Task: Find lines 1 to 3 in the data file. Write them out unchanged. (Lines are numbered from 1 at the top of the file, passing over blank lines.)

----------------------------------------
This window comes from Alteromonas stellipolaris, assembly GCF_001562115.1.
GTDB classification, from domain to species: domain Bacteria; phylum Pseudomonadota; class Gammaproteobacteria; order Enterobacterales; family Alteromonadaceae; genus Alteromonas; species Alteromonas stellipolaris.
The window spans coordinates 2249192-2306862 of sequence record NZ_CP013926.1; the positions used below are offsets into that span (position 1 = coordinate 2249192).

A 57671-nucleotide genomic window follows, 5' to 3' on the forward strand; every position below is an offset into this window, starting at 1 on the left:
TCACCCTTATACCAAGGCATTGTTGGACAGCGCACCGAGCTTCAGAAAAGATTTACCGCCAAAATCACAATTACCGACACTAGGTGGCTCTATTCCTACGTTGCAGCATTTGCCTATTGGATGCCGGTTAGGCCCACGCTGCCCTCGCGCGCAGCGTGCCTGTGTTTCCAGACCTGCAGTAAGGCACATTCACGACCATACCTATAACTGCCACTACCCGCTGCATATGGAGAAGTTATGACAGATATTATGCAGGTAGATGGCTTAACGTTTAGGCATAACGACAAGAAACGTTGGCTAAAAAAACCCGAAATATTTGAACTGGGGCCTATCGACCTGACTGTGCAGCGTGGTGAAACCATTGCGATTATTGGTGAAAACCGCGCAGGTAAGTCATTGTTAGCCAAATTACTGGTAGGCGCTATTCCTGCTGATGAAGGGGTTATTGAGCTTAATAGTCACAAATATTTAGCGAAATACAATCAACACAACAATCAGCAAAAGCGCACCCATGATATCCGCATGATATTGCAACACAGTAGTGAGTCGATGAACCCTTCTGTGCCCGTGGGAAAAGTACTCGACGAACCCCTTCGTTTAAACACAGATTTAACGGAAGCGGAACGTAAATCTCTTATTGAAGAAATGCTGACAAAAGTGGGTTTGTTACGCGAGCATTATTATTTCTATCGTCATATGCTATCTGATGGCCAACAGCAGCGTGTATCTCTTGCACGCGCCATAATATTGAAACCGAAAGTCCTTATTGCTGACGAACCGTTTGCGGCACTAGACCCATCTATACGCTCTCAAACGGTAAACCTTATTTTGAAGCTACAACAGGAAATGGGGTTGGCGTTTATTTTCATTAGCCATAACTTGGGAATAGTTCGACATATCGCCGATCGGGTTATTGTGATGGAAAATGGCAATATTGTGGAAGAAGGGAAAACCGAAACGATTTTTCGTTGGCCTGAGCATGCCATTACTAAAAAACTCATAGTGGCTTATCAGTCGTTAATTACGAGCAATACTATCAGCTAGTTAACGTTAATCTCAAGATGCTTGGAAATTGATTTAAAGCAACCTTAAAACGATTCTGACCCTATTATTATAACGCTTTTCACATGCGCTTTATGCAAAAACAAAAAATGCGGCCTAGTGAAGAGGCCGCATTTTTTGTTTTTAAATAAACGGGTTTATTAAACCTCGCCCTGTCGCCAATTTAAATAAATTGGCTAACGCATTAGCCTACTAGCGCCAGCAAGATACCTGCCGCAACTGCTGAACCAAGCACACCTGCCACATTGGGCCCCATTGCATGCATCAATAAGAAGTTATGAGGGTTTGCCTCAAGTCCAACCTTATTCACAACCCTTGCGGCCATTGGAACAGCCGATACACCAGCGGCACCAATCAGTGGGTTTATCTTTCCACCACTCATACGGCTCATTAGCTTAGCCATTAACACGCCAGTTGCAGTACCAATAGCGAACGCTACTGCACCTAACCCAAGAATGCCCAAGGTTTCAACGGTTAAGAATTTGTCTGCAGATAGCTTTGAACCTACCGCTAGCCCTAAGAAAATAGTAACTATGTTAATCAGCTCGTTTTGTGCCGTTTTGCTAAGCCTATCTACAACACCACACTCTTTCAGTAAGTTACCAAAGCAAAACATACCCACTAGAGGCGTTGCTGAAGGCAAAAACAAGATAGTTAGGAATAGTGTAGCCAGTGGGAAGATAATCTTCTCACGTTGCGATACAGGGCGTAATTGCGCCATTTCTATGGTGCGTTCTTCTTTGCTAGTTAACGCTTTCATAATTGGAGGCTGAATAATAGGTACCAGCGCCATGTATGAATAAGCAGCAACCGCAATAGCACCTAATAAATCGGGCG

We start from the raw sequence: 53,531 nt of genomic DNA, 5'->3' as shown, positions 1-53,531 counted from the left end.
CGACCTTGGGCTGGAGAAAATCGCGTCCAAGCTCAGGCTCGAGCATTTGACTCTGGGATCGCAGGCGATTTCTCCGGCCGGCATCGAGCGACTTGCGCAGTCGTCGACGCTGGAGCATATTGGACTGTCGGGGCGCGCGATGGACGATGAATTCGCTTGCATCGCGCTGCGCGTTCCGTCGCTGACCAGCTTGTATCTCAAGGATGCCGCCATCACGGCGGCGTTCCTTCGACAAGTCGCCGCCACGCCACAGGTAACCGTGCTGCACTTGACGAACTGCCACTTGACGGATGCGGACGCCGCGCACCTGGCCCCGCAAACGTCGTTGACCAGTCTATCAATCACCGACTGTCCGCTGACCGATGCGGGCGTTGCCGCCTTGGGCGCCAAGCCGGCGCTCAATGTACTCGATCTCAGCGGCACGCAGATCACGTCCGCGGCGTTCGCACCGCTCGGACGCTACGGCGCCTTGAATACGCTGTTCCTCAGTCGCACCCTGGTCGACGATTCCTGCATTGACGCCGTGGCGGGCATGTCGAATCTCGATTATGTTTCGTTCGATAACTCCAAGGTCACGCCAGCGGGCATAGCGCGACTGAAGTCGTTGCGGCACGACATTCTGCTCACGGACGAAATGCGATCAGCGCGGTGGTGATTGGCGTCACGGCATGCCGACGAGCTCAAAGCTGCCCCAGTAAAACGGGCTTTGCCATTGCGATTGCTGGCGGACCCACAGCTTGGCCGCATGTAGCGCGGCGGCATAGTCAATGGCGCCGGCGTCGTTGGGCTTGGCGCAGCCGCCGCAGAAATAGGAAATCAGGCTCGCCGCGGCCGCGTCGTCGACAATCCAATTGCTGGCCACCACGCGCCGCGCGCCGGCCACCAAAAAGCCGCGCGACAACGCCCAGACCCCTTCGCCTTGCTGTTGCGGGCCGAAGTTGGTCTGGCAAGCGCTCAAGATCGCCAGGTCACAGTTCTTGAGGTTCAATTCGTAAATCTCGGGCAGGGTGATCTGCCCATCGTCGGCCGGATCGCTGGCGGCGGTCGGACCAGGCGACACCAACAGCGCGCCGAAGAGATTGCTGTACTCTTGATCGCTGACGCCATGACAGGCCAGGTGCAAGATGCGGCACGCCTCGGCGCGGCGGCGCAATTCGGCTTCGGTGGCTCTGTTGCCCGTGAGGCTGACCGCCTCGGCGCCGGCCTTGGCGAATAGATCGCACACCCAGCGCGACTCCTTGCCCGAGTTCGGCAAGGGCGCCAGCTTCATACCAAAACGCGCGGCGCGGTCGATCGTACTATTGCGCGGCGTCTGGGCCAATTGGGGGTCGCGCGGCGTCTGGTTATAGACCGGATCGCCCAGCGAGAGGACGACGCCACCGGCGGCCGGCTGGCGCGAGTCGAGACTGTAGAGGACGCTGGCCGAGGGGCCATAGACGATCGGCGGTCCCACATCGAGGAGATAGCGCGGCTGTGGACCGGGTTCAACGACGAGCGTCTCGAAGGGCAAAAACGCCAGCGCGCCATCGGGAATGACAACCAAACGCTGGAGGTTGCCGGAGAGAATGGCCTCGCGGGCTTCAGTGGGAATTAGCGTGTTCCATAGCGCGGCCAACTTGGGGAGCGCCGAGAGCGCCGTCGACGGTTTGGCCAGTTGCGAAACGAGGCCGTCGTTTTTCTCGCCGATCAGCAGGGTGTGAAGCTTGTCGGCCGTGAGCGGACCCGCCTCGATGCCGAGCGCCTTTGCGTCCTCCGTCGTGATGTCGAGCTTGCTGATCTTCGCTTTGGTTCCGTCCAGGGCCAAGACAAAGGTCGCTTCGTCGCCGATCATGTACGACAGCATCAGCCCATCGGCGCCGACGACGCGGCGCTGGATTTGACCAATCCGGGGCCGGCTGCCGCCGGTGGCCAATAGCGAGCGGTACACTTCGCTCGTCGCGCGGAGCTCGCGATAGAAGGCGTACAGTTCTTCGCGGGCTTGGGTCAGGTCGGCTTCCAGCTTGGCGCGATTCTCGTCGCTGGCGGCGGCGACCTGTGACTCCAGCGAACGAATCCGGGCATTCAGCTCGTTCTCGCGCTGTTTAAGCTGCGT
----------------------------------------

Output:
This window comes from Alteromonas stellipolaris, assembly GCF_001562115.1.
GTDB classification, from domain to species: domain Bacteria; phylum Pseudomonadota; class Gammaproteobacteria; order Enterobacterales; family Alteromonadaceae; genus Alteromonas; species Alteromonas stellipolaris.
The window spans coordinates 2249192-2306862 of sequence record NZ_CP013926.1; the positions used below are offsets into that span (position 1 = coordinate 2249192).